Telstra’s 2Gbps Mobile Network Speeds Are Go!

Telstra’s 2Gbps Mobile Network Speeds Are Go!

Telstra has announced it will be deploying 2 Gbps speeds over its 4G network by years’ end. Who needs the NBN?

After a successful test with Ericsson, NETGEAR and Qualcomm, Telstra started testing 2 Gbps over LTE (or 4G) at the Ericsson lab environment in Stockholm with a prototype commercial device last week.

The company says it will be able to achieve those speeds by aggregating 100MHz of spectrum across three frequency bands and utilising 4×4 multiple-input and multiple-output (MIMO) technology. This will allow it to hit the 2 Gbps mark with devices like the new NETGEAR Nighthawk Mobile Router they plan to release later this year.

Of course, there will be a bunch of people out here that will point to this as proof that a FttP (Fibre to the Premises) rollout of the NBN would be obsolete before it was deployed. But they’re forgetting that the data rates for wireless will be substantially dearer than fixed broadband services and that those fast wireless services rely on backhaul connections delivered over fibre.

The plan is for those fast connections to first come to places like stadiums where there are a lot if users in a confined area and CBD areas.

Telstra suggests that in many cases 5G will not be a standalone technology. So, getting 4G services to play nicely with 5G will go a long way to determining the overall mobile experience. The testing undertaken in Sweden shows that plenty of performance gains can still be extracted from 4G systems.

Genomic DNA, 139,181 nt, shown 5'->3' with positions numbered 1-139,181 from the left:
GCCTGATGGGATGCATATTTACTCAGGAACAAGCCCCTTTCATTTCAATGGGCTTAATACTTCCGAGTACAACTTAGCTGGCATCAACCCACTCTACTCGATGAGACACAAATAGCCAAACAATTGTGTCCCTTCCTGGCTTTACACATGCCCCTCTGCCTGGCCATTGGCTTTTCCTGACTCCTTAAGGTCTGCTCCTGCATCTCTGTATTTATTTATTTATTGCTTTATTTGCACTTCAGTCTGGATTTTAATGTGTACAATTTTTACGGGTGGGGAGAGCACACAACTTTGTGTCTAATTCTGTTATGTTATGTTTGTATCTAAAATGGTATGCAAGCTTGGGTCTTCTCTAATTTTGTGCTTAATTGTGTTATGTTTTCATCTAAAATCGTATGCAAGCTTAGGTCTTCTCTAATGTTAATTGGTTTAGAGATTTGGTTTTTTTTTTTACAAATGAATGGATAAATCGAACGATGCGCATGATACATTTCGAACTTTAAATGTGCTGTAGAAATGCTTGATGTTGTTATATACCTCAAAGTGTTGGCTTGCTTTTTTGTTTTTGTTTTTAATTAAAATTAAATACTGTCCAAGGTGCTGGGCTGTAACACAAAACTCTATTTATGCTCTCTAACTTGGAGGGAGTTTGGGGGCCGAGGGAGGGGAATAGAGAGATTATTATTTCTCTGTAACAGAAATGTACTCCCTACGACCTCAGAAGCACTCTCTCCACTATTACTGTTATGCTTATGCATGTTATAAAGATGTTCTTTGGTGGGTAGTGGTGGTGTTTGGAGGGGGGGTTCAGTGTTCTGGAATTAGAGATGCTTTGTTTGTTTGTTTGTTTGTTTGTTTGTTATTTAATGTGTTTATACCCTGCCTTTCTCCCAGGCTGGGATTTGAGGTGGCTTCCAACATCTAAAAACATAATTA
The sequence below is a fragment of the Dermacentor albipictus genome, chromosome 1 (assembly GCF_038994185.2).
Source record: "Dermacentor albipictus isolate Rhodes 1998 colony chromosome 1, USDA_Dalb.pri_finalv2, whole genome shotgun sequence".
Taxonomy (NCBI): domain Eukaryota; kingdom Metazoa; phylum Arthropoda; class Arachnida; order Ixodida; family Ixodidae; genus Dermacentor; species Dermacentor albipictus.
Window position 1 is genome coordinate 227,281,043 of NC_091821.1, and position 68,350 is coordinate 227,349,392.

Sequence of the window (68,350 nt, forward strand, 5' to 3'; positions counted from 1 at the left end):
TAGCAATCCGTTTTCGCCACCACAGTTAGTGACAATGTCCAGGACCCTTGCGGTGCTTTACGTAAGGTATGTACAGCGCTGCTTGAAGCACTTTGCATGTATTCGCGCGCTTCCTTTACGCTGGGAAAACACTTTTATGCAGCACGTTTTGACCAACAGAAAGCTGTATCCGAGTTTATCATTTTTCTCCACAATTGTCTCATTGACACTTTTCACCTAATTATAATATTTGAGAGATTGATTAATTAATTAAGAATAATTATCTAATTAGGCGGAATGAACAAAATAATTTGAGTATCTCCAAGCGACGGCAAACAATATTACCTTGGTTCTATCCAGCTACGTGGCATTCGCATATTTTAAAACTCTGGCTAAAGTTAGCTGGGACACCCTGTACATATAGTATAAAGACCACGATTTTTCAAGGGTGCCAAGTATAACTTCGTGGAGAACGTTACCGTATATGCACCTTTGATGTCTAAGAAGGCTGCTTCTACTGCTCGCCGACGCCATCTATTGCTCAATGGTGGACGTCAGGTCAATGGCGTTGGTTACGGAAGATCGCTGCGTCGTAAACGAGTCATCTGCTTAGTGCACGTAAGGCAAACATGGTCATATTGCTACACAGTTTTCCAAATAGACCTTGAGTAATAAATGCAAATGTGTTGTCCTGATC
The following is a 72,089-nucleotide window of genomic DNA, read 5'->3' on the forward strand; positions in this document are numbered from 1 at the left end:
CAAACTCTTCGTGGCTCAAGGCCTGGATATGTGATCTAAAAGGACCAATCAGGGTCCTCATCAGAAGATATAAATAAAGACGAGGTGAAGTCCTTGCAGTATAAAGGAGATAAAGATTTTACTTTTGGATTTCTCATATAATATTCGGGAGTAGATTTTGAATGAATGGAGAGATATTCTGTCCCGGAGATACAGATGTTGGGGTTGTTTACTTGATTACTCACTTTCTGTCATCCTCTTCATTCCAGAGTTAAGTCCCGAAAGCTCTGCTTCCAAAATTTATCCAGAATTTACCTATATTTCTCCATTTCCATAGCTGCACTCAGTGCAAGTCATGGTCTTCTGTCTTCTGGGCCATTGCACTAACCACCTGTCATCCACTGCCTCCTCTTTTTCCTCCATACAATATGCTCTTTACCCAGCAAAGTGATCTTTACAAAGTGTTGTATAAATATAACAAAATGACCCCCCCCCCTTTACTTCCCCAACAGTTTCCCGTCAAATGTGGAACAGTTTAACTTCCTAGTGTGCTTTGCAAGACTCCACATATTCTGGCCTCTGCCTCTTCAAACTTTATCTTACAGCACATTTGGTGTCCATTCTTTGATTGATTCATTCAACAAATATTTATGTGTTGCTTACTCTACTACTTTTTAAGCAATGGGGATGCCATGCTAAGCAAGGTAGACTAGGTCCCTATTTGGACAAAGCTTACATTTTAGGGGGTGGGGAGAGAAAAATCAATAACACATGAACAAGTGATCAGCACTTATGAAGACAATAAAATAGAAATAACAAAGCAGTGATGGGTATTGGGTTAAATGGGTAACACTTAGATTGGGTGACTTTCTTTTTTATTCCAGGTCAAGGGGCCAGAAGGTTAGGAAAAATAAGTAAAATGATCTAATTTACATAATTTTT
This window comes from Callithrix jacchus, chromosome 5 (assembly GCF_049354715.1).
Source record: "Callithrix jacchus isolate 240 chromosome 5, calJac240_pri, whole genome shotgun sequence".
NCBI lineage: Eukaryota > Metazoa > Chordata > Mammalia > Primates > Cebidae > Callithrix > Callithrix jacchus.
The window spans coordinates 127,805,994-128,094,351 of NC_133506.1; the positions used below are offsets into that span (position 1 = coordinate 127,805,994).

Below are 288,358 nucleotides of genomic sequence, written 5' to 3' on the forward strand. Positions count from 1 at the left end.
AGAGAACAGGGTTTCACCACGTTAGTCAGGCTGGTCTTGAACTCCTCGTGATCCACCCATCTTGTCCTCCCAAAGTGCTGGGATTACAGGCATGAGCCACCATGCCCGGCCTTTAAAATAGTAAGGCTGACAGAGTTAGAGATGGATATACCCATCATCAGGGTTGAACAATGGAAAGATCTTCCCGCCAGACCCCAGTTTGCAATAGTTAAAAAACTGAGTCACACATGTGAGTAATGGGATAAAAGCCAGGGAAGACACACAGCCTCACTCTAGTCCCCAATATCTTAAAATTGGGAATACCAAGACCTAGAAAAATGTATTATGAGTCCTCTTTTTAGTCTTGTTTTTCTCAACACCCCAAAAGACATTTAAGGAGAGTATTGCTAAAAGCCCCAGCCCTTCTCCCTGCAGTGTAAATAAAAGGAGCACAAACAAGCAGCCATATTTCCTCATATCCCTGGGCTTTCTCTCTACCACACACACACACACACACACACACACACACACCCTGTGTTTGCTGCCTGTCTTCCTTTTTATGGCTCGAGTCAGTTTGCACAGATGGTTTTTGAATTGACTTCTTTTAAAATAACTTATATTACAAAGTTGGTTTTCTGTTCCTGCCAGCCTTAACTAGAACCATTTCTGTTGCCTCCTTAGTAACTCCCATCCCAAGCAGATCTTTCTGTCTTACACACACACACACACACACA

This is good news for consumers. When the 5G network is deployed, we’ll need new devices to take advantage of those connections. By upping the performance if the 4G/LTE network, we can extract better performance from our current gear as the overall capacity of the network will improve.


  • Telstra has announced it will be deploying 2 Gbps speeds over its 4G network by years’ end. Who needs the NBN?

    The mobile towers are just an entry point into the network as a whole, not an end to end option. You send a signal to the tower, it then sends that signal along a fixed line connection to the exchange, the various routers, and so on to the destination server. Then back again, along that fixed line, to the nearest tower, and to your phone. Satellite phones are the exception, but that’s not the market here.

    Point being, the mobile towers rely on fixed line from the tower to the exchange, meaning fibre. In other words, the NBN infrastructure. So who needs it? Everyone. If that fibre line from the tower to the exchange is rubbish, the advertised speeds mean nothing. Its capped at the lowest common denominator.

    What that means is that whatever the mobile speed can deliver, so can the NBN. The only issue is the last mile connection, and how much copper is involved. Mobile towers have zero, hence the speeds are dictated by hardware at the exchange, not copper loops.

  • Hopefully it helps.

    I struggle to get 0.5-1 Mbps (yes, megabit per second) downloads during the day at my office. There’s a very noticeable drop around 9am, from a decent speed down to barely-useable, but Telstra refuses to acknowledge that there is a problem.

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